Ray Allen, a stickler for healthy living, already has noticed the changes in Pierce. Allen was 32 when he was traded to the Celtics in 2008, a time when he says he began to get in his best shape by eating better and getting more sleep. He understands firsthand the importance of Pierce taking care of his body at this pivotal stage in his career.
‘Just yesterday in the weight room I told him he was starting to look skinny,’ Allen said. ‘You know, Paul has always had like a heavy look, a heavy body. Now you see in his legs he’s slimming down, his upper body is slimming down. I think it’s the natural evolution when you get into your 30s and your metabolism starts to slow down and you start thinking about eating better, getting more sleep, and then your body starts to show it. And then as for us, this schedule is so demanding you really have no choice, your body will tell you you need more rest.’
Pierce has learned to listen to his body, and because of this he can celebrate his 32nd birthday feeling like he’s in his 20s.
|Garnett: The wings are coming||at 5:17 pm ET|
WALTHAM — The dunk happened sometime today between 1 and 2:30 p.m. when the Celtics had their practice closed off to the media, but it did happen.
Doc Rivers worked the Celtics hard Monday, one day after a preseason game with the Nets, and one day before a back-to-back set with New Jersey and then Toronto in Hartford. During the session, Kevin Garnett went up for a lob and brought it home.
“Kevin was great,” Rivers said. “I don’t think he came out today. He’s getting stronger and stronger. The only thing left, today, he caught a lob and dunked it. It was an amazing dunk and everyone was like, ‘Whoa, we haven’t seen that.’ He’s not as explosive yet, but it will come. You can see it. When he did it he yelled out, ‘Oh I can do it.’ That was good to see.”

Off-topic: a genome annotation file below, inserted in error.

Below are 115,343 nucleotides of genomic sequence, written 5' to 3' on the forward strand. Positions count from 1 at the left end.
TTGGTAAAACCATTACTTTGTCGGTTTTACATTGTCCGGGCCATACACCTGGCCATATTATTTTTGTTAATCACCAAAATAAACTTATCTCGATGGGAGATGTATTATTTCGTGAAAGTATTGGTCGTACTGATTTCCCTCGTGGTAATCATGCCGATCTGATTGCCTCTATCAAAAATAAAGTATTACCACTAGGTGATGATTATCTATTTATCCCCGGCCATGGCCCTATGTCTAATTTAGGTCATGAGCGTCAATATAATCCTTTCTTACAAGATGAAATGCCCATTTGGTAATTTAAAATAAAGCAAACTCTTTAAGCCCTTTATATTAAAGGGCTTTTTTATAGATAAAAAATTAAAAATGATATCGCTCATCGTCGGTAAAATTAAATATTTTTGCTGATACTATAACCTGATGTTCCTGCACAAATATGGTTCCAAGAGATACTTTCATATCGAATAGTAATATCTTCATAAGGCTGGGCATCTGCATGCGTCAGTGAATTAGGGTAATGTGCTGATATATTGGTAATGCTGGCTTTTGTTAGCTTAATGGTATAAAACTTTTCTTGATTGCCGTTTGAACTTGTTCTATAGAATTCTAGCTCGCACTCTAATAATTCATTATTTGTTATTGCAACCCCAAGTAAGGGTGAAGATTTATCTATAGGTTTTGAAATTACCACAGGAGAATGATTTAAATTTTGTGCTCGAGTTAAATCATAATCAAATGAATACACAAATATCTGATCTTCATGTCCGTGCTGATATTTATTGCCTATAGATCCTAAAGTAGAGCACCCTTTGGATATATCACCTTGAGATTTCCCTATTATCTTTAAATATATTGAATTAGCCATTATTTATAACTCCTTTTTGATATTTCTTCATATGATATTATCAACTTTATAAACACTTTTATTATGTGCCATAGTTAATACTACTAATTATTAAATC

“I think Doc wants me to grow wings and fly,” Garnett said. “I tell him just to be patient. The wings are coming.”
The wings, and everything else, are coming into focus for the Celtics as they reach roughly the midway point of training camp. The starting five is back and healthy and the reserves have shown enough in the preseason games that the bench seems far more settled than it has in the past.
Still, there remains work to be done incorporating the new players ‘ Rasheed Wallace and Marquis Daniels particularly ‘ into the offensive and defensive systems as well as learning the little things about each other that only come with time and reps.
“Even though everyone has a high IQ when it comes to basketball, we still have chemistry [things to work on],” Garnett said. “Where ‘Sheed likes to have the ball, where Marquis likes isolation and everybody understanding everybody’s game. It’s not a big thing, but it’s something that you have to give a certain amount of attention to. The new guys have to learn our schemes and understand terminology.”
There’s no question the Celtics are feeling good about where they are with the season-opener at Cleveland looming in a little more than two weeks. A big part of that is fact that the players came into camp in basketball shape.
“Every guy on our team has come to camp in better shape than they were last year,” Rivers said. “Eddie [House] came to camp in phenomenal shape. Kevin, conditioning-wise, is probably not where he was last year because he spent half the summer not being able to work out. But everyone else: Paul [Pierce] is in great shape, [Glen Davis] is in great shape. A lot of that is that we lost and no one likes that feeling. You want to do something about it.”
NOTES: Part of the reason that Rivers worked the team so extensively Monday is that he plans to rest the veterans in at least one of the next two games. Look for the coach to use that time to begin working on some rotation patterns. Rivers said that he is set on the first four off the bench ‘ House, Daniels, Wallace and Davis ‘ and then the rest will sort itself out depending on matchups.